I was born and raised in
where I unwittingly met my future husband when we were made High School lab partners. I started writing when I was in fourth grade, though I like to think my spelling has greatly improved since then (my first ‘book’ was called “The Hunted House”… I didn’t know there should be an ‘a’ in there somewhere). I read every book I could get my hands on and spent most of my free time either writing or making really cheesy movies with my family. I moved to California to go to BYU and get a degree in Film, fell in love with the state, got married to my old lab partner, and decided to stay here. And now I spend my time between work pretty much the same way I always have, writing or making cheesy movies. Utah
At what point did you decide to become a writer? Was there someone or something that specifically inspired you?
I decided to become a writer in the fourth grade when my teacher told me that I should try describing things in my books like I was talking to someone who couldn’t see them. This seems like a really obvious suggestion now but back then I thought it was the most brilliant thing in the world. So I fell in love with writing and using WAY too many adjectives. I think “School House Rock” may have also had an influence in my adjective abuse.
How do you write: outline or seat of your pants, and why?
When I first started writing I wrote mainly fantasy type stories. When I wrote those I was definitely a ‘fly by the seat of my pants’ kind of writer and it worked out well because it’s fantasy. Anything you say goes! But once I started writing contemporary Young Adult Fiction with school schedules, extracurricular activities, and dances, I had to break down and start making outlines. If I didn’t I would do something crazy like make Prom in July. Now every time I sit down to start a new book I print out a calendar and pencil events in like I’m actually the character. I’ll even go to my character’s high school website to see what events are actually happening at that school. It makes it easier to keep track of things.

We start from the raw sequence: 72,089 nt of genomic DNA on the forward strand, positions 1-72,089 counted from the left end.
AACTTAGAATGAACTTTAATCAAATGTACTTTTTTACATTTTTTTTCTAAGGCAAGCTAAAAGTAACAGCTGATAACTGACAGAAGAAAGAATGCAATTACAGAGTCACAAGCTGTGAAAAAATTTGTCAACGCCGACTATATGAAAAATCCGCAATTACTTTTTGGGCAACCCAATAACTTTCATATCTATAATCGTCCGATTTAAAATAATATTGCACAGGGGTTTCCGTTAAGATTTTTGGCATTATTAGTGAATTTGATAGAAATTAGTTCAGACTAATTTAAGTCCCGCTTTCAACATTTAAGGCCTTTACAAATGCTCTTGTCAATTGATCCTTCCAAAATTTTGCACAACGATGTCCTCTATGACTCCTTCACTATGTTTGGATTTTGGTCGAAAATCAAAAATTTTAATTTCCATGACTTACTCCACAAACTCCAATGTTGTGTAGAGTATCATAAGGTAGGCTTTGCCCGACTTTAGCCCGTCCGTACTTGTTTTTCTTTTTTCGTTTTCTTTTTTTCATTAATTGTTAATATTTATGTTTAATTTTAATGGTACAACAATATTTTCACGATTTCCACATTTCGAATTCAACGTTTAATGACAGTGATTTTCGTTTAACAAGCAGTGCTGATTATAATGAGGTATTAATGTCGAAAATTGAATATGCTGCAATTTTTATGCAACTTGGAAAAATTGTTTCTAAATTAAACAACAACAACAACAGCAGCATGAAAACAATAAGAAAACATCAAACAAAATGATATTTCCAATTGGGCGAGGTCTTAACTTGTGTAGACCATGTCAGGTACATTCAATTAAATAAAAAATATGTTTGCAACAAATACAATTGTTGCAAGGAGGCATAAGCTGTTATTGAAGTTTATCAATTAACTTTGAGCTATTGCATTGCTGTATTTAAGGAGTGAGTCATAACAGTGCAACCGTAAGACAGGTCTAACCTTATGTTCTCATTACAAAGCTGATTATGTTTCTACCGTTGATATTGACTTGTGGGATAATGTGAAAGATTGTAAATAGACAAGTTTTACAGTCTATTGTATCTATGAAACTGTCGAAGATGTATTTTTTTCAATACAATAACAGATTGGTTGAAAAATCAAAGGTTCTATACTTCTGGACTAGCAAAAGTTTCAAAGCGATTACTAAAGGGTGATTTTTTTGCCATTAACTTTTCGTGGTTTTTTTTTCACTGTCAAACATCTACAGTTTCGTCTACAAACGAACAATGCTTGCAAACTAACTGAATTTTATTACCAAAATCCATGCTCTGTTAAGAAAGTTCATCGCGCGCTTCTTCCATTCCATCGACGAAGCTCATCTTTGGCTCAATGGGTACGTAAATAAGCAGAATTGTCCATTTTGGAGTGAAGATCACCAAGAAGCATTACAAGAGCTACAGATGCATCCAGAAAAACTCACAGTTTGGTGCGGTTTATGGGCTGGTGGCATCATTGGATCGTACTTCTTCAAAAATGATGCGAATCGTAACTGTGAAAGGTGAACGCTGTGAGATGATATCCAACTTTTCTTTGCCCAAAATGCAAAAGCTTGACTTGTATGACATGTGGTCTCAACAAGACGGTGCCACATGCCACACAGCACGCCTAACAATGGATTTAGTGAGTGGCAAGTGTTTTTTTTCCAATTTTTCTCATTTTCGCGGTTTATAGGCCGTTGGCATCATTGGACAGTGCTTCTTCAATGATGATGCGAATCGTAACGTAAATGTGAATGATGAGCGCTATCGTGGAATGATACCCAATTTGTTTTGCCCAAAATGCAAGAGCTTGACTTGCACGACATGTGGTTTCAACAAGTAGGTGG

Do you see writing as a career?
At the moment writing is more like a dream job. If I can be successful enough to have writing as a career I’ll probably be the happiest person on earth. That sounds like an exaggeration but it’s not. Writing as a career would be wonderful! I try not to be envious of those authors out there who write all day and don’t have to worry about the 9-5 grind. That’s my ultimate goal.
What are your hobbies outside of writing?
I really like to paint. I can’t draw to save my life but somehow painting feels easier to me than drawing. Possibly because it’s not so neat and accurate. You can mess up with painting and just cover it with more paint, or blend your edges to make it look like your being ‘artsy’ not messy. I also like to play music on the piano, guitar, flute… whatever’s closest really. I wasn’t going to admit that I really like to play video games because I’m fully aware that it makes me a huge nerd, but there it is. My name is Shannen and I like to play video games.
How would you describe your book in 12 words or less?
(Are we talking a bunch of adjectives, which you know I love, or an actual sentence? How about I do both for good measure.)Fun, romantic, quirky, complicated, costumed, fresh, loveable, contemporary, and sweet.
Or you could just say:You’ll want to dress up as someone else and start breaking hearts.
Tell us about your inspiration for The Break-Up Artist: